Warming Up the Cold Call: Encouraging Classroom Inclusion by Considering Warm- & Cold-Calling Techniques

Research output: Contribution to journalArticlepeer-review

Abstract

Student populations in higher education are more diverse than ever before. Studies of classroom engagement have repeatedly shown that instructors act on implicit biases and that classroom participation is rarely equitable. What can instructors do to support diverse students, specifically with regard to managing classroom engagement and facilitating equitable participation? The practice of cold-calling - calling on a student who has not volunteered to contribute a response - has previously been suggested to support a number of desirable classroom outcomes. However, cold-calling is increasingly recognized to be a potential source of significant student anxiety, particularly for students already experiencing heightened stress due to stereotype threat or other barriers to learning. As such, the solicitation of random and immediate feedback may actually exacerbate inequities rather than ameliorate them as intended. Here, we introduce a novel classroom participation approach that we call the warm call. This engagement method provides students with an advance warning, and the opportunity to opt out of sharing in front of the class. We describe two different approaches - the "in-class warm call"and the "before-class warm call"- which can be utilized by instructors in any level or size of class to support equitable student participation while also respecting student autonomy.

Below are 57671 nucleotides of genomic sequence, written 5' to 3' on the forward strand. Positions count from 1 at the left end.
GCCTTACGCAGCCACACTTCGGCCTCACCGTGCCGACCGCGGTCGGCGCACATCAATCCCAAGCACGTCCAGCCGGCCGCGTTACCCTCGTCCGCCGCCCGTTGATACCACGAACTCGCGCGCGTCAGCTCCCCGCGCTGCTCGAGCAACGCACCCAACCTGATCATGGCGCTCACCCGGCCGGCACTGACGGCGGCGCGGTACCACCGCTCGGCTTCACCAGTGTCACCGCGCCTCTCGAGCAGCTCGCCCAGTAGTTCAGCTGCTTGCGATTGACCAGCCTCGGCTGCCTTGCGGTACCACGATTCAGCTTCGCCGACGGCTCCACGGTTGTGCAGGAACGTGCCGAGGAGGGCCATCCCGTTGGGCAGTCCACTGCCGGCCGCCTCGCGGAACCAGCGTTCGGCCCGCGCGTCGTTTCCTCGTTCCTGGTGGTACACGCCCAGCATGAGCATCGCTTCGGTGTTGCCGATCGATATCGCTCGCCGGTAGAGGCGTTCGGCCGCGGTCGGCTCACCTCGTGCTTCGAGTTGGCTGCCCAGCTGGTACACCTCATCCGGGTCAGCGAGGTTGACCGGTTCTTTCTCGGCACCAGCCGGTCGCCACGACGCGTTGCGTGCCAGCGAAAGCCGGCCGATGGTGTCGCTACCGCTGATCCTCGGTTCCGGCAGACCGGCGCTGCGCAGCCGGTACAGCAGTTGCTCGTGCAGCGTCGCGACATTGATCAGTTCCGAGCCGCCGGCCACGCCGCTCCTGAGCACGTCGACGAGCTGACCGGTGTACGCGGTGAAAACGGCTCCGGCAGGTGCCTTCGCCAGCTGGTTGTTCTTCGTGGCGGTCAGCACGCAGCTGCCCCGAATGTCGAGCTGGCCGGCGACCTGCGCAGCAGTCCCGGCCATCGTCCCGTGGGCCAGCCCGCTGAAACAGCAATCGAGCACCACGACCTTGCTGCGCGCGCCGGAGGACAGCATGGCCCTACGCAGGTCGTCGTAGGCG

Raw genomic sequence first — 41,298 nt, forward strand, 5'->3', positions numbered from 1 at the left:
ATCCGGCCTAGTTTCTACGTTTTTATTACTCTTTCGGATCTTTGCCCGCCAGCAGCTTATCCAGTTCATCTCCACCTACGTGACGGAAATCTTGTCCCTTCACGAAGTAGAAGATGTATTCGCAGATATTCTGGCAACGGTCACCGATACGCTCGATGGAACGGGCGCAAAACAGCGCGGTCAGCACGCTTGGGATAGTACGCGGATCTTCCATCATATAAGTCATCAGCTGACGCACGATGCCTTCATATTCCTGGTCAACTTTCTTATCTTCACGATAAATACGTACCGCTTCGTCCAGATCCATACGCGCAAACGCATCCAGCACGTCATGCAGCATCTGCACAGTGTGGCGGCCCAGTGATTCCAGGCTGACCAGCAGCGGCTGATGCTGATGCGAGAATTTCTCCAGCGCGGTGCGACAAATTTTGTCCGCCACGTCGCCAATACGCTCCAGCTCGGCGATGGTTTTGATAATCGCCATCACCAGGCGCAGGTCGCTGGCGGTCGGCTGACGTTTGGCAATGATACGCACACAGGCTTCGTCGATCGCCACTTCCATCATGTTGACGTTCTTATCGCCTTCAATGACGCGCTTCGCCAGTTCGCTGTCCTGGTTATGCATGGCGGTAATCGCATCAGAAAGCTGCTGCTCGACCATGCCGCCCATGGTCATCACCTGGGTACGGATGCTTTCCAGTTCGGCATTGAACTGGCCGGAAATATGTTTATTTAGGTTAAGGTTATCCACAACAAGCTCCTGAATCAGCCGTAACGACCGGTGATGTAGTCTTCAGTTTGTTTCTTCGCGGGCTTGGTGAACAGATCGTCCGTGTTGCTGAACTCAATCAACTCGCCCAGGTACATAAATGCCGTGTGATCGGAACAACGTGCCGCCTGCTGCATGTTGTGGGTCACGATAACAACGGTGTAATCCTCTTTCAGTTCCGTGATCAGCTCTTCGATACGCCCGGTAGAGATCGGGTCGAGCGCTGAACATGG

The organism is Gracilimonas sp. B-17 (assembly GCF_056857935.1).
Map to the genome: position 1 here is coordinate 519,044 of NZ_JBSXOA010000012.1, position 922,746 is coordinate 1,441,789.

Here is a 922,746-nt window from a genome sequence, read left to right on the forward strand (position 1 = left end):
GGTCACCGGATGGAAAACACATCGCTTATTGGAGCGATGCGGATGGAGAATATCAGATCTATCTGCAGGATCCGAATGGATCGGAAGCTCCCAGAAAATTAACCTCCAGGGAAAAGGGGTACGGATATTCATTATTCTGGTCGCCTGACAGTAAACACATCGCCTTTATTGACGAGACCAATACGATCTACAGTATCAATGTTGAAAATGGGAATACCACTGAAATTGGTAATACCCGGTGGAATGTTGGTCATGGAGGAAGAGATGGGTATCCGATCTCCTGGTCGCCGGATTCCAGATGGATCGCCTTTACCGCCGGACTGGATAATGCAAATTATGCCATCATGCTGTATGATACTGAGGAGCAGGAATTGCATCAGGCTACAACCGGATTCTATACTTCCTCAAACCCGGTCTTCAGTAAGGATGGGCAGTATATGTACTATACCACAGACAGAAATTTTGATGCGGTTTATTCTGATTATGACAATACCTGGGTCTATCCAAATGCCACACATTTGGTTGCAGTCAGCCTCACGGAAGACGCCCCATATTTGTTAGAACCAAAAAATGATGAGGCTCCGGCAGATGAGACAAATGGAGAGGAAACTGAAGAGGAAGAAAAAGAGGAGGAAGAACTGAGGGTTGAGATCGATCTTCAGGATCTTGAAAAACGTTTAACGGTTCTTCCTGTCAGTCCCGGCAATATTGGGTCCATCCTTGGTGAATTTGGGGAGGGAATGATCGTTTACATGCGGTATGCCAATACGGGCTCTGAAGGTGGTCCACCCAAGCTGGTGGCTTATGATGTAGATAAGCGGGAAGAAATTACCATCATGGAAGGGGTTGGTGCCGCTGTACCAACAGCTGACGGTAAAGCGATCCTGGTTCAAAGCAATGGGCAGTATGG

Original languageEnglish (US)
Pages (from-to)342-346
Number of pages5
JournalAmerican Biology Teacher
Volume84
Issue number6
DOIs
StatePublished - Aug 1 2022
Externally publishedYes

Bibliographical note

Publisher Copyright:
©

Keywords

  • classroom participation
  • cold call
  • equity
  • inclusive pedagogies
  • warm call

Fingerprint

Dive into the research topics of 'Warming Up the Cold Call: Encouraging Classroom Inclusion by Considering Warm- & Cold-Calling Techniques'. Together they form a unique fingerprint.

Cite this